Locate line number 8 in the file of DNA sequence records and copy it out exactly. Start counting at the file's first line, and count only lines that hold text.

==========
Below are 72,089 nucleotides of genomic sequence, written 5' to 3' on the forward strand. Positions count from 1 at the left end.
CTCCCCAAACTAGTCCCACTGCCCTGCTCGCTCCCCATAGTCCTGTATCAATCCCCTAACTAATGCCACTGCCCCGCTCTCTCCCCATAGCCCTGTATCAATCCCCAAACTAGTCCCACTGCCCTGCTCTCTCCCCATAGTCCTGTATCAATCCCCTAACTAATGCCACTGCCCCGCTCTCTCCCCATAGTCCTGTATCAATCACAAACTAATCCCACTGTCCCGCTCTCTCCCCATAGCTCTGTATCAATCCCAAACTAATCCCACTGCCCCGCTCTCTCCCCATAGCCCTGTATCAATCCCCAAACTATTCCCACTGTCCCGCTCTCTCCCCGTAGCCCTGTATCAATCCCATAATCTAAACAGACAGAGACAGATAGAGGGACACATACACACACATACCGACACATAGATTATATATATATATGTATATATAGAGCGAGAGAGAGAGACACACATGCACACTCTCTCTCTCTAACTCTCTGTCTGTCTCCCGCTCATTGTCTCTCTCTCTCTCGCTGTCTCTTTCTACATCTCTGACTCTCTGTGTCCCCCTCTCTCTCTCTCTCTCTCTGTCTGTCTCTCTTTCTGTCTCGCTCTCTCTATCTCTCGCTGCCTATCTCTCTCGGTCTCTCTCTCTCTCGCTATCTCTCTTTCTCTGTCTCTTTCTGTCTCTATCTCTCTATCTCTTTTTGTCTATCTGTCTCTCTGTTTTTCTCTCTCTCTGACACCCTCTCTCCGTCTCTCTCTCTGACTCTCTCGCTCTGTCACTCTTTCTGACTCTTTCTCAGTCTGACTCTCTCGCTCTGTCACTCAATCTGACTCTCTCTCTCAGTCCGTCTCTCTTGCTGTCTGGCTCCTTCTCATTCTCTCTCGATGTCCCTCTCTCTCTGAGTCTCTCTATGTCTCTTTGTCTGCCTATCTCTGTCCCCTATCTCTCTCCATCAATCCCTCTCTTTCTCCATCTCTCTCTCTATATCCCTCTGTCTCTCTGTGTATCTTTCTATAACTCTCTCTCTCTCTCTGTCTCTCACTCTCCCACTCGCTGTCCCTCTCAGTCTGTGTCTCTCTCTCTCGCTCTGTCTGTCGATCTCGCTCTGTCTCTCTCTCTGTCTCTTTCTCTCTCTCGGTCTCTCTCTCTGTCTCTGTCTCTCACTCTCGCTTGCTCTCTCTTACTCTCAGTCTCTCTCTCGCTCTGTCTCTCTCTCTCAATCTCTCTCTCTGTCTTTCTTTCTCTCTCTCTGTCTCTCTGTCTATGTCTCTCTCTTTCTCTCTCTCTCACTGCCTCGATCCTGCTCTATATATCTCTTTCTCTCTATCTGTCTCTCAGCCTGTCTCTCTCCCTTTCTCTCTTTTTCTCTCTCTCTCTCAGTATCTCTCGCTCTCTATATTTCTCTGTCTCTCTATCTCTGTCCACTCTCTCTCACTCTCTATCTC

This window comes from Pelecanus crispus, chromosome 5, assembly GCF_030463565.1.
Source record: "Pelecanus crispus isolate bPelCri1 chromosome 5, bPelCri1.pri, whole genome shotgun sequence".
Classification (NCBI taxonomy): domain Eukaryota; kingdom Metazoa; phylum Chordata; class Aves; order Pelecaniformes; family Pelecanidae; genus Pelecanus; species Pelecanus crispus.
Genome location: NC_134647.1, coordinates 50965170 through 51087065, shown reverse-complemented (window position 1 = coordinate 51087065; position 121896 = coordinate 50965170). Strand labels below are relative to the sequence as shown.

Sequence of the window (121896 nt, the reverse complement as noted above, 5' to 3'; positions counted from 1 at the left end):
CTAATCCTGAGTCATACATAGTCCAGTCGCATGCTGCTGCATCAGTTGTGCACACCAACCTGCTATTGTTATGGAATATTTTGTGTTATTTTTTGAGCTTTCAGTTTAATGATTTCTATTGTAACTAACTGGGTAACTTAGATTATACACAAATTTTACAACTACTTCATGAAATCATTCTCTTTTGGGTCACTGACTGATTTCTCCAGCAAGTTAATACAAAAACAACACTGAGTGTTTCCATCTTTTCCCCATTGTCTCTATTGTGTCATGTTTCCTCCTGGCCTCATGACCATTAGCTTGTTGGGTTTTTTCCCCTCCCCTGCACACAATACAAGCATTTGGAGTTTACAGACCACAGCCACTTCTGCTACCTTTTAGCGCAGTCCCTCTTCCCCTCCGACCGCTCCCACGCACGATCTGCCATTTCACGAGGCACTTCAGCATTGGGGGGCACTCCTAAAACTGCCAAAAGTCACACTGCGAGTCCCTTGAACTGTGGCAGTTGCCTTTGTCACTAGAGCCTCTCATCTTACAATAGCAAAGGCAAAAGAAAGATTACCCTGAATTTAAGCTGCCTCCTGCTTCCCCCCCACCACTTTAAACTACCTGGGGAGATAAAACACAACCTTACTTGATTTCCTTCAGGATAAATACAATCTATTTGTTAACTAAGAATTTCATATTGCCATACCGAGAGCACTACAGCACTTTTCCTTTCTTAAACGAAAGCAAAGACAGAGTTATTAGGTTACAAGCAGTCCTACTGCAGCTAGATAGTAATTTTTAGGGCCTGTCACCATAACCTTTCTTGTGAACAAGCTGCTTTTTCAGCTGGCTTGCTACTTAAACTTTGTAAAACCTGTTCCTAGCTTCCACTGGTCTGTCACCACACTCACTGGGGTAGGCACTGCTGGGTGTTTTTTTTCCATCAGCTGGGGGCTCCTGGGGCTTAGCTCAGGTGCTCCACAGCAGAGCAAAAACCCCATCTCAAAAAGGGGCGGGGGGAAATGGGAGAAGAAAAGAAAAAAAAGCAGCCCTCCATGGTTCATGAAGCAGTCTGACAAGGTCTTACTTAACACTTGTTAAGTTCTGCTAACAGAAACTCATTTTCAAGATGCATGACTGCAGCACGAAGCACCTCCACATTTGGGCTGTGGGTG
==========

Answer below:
CTAATCCTGAGTCATACATAGTCCAGTCGCATGCTGCTGCATCAGTTGTGCACACCAACCTGCTATTGTTATGGAATATTTTGTGTTATTTTTTGAGCTTTCAGTTTAATGATTTCTATTGTAACTAACTGGGTAACTTAGATTATACACAAATTTTACAACTACTTCATGAAATCATTCTCTTTTGGGTCACTGACTGATTTCTCCAGCAAGTTAATACAAAAACAACACTGAGTGTTTCCATCTTTTCCCCATTGTCTCTATTGTGTCATGTTTCCTCCTGGCCTCATGACCATTAGCTTGTTGGGTTTTTTCCCCTCCCCTGCACACAATACAAGCATTTGGAGTTTACAGACCACAGCCACTTCTGCTACCTTTTAGCGCAGTCCCTCTTCCCCTCCGACCGCTCCCACGCACGATCTGCCATTTCACGAGGCACTTCAGCATTGGGGGGCACTCCTAAAACTGCCAAAAGTCACACTGCGAGTCCCTTGAACTGTGGCAGTTGCCTTTGTCACTAGAGCCTCTCATCTTACAATAGCAAAGGCAAAAGAAAGATTACCCTGAATTTAAGCTGCCTCCTGCTTCCCCCCCACCACTTTAAACTACCTGGGGAGATAAAACACAACCTTACTTGATTTCCTTCAGGATAAATACAATCTATTTGTTAACTAAGAATTTCATATTGCCATACCGAGAGCACTACAGCACTTTTCCTTTCTTAAACGAAAGCAAAGACAGAGTTATTAGGTTACAAGCAGTCCTACTGCAGCTAGATAGTAATTTTTAGGGCCTGTCACCATAACCTTTCTTGTGAACAAGCTGCTTTTTCAGCTGGCTTGCTACTTAAACTTTGTAAAACCTGTTCCTAGCTTCCACTGGTCTGTCACCACACTCACTGGGGTAGGCACTGCTGGGTGTTTTTTTTCCATCAGCTGGGGGCTCCTGGGGCTTAGCTCAGGTGCTCCACAGCAGAGCAAAAACCCCATCTCAAAAAGGGGCGGGGGGAAATGGGAGAAGAAAAGAAAAAAAAGCAGCCCTCCATGGTTCATGAAGCAGTCTGACAAGGTCTTACTTAACACTTGTTAAGTTCTGCTAACAGAAACTCATTTTCAAGATGCATGACTGCAGCACGAAGCACCTCCACATTTGGGCTGTGGGTG